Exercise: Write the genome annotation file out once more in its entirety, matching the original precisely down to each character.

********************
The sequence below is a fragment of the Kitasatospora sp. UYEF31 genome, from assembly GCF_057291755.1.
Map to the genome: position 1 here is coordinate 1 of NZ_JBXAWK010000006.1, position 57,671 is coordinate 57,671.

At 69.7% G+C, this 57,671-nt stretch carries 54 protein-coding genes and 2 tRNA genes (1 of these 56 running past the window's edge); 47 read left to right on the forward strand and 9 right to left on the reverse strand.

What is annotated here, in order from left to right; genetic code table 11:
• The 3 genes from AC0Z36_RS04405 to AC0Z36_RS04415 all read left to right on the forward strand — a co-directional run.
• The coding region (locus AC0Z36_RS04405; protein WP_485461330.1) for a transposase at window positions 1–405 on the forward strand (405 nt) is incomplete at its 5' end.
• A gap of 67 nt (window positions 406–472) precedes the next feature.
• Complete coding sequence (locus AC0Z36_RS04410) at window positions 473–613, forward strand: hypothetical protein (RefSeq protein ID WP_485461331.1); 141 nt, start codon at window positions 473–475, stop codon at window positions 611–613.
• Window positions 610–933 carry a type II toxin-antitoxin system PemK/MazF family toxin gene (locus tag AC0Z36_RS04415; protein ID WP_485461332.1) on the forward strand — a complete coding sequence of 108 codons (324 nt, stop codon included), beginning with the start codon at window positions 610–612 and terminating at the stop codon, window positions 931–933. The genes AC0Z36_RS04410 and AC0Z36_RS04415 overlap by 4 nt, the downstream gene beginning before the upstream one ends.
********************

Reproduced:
The sequence below is a fragment of the Kitasatospora sp. UYEF31 genome, from assembly GCF_057291755.1.
Map to the genome: position 1 here is coordinate 1 of NZ_JBXAWK010000006.1, position 57,671 is coordinate 57,671.

At 69.7% G+C, this 57,671-nt stretch carries 54 protein-coding genes and 2 tRNA genes (1 of these 56 running past the window's edge); 47 read left to right on the forward strand and 9 right to left on the reverse strand.

What is annotated here, in order from left to right; genetic code table 11:
• The 3 genes from AC0Z36_RS04405 to AC0Z36_RS04415 all read left to right on the forward strand — a co-directional run.
• The coding region (locus AC0Z36_RS04405; protein WP_485461330.1) for a transposase at window positions 1–405 on the forward strand (405 nt) is incomplete at its 5' end.
• A gap of 67 nt (window positions 406–472) precedes the next feature.
• Complete coding sequence (locus AC0Z36_RS04410) at window positions 473–613, forward strand: hypothetical protein (RefSeq protein ID WP_485461331.1); 141 nt, start codon at window positions 473–475, stop codon at window positions 611–613.
• Window positions 610–933 carry a type II toxin-antitoxin system PemK/MazF family toxin gene (locus tag AC0Z36_RS04415; protein ID WP_485461332.1) on the forward strand — a complete coding sequence of 108 codons (324 nt, stop codon included), beginning with the start codon at window positions 610–612 and terminating at the stop codon, window positions 931–933. The genes AC0Z36_RS04410 and AC0Z36_RS04415 overlap by 4 nt, the downstream gene beginning before the upstream one ends.